“When you live in an adopted country, when you’re an exile in your own body, names are simply lists that dull the reality of death.”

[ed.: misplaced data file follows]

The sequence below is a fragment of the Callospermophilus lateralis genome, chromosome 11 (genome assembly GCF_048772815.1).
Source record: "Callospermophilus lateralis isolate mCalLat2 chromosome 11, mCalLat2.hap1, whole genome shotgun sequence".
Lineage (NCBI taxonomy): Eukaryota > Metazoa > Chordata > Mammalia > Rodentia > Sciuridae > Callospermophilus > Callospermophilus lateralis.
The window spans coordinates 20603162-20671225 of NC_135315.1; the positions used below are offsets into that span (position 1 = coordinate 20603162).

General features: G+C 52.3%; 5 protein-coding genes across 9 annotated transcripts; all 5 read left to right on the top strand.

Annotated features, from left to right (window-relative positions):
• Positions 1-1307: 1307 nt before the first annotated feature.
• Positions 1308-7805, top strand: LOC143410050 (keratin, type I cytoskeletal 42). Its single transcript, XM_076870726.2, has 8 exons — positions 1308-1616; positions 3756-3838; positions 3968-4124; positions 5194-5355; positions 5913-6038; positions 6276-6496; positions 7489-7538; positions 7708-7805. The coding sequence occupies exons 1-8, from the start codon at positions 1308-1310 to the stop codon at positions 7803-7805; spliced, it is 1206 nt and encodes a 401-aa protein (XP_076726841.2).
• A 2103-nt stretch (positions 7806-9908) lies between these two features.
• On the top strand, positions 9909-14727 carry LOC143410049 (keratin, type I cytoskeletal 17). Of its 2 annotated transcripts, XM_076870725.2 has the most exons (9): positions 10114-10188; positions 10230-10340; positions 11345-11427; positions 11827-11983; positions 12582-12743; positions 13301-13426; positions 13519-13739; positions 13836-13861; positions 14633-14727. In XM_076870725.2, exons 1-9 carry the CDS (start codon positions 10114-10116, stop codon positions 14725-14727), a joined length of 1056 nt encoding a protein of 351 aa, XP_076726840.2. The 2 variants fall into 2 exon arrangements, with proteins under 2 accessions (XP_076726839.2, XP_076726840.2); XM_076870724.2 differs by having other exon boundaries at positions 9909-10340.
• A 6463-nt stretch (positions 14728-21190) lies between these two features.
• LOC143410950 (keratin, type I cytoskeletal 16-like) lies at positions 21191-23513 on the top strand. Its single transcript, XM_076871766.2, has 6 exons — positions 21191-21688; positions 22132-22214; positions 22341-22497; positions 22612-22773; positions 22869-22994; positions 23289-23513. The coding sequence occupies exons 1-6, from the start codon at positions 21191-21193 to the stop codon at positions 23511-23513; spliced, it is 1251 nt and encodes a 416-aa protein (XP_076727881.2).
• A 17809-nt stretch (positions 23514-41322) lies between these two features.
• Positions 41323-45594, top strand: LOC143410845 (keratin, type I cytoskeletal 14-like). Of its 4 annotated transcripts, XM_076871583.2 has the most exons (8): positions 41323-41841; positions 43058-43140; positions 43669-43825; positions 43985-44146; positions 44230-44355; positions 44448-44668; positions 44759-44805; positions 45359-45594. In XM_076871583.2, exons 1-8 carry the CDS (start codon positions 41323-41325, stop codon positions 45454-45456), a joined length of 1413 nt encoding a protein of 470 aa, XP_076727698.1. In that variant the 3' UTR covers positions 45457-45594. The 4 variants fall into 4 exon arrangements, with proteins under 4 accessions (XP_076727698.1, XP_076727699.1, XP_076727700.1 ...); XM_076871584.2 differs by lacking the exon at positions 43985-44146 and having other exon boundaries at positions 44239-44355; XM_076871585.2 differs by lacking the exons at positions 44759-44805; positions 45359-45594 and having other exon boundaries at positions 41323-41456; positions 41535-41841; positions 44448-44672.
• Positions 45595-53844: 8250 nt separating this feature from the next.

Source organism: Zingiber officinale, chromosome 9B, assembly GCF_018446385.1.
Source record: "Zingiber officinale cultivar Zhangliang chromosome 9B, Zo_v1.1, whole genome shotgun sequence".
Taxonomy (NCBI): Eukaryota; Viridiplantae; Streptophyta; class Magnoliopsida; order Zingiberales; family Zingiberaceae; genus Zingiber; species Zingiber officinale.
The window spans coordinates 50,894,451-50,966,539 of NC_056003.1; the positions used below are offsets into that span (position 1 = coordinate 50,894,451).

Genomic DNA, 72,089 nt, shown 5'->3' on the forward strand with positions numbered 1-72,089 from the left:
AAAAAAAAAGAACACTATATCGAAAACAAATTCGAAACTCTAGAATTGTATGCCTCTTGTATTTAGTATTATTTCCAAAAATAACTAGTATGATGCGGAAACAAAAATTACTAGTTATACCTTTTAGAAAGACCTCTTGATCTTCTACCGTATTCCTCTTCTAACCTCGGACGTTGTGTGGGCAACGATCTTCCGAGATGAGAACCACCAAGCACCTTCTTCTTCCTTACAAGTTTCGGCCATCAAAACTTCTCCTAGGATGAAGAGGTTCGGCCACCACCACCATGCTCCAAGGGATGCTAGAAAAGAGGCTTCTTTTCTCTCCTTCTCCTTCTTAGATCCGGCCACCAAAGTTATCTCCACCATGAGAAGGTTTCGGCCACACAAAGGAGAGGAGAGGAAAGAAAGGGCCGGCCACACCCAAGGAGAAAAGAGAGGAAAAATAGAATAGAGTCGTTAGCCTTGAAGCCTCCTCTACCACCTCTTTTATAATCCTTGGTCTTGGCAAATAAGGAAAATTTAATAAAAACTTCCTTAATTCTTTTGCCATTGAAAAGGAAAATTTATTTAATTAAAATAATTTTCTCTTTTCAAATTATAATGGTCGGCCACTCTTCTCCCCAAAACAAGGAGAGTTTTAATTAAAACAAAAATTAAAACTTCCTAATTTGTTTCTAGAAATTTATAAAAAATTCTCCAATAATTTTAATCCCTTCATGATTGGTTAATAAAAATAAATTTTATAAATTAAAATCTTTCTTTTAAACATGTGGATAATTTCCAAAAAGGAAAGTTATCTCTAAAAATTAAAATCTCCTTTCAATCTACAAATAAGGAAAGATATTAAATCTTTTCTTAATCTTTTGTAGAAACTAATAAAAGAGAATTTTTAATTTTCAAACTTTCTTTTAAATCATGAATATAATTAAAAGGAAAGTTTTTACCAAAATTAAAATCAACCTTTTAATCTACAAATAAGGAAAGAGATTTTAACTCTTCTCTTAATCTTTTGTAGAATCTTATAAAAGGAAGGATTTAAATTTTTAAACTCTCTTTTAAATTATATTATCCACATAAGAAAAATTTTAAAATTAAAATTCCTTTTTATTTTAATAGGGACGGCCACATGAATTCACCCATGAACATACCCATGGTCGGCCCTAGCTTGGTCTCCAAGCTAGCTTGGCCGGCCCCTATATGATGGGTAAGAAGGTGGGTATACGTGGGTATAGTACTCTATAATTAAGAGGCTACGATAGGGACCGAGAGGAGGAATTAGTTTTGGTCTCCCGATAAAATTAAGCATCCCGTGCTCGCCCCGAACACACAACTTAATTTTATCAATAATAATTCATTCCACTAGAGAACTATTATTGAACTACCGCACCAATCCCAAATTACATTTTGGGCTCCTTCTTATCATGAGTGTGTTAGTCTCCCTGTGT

Cars on Fire, Mónica Ramón Ríos’s electric, uncompromising English-language debut, unfolds through a series of female characters–the writer, the patient, the immigrant, the professor, the student–whose identities are messy and ever-shifting. A speechwriter is employed writing for would-be dictators, but plays in a rock band as a means of protest. A failed Marxist cuts off her own head as a final poetic act. With incredible formal range, from the linear to the more free-wheeling, the real to the fantastical to the dystopic, Rios offers striking, jarring glimpses into life as a woman and an immigrant. Set in New York City, New Jersey, and Chile’s La Zona Central, the stories in Cars on Fire offer powerful remembrances to those lost to violence, and ultimately make the case for the power of art, love, and feminine desire to subvert the oppressive forces–xenophobia, neoliberalism, social hierarchies within the academic world–that shape life in Chile and the United States.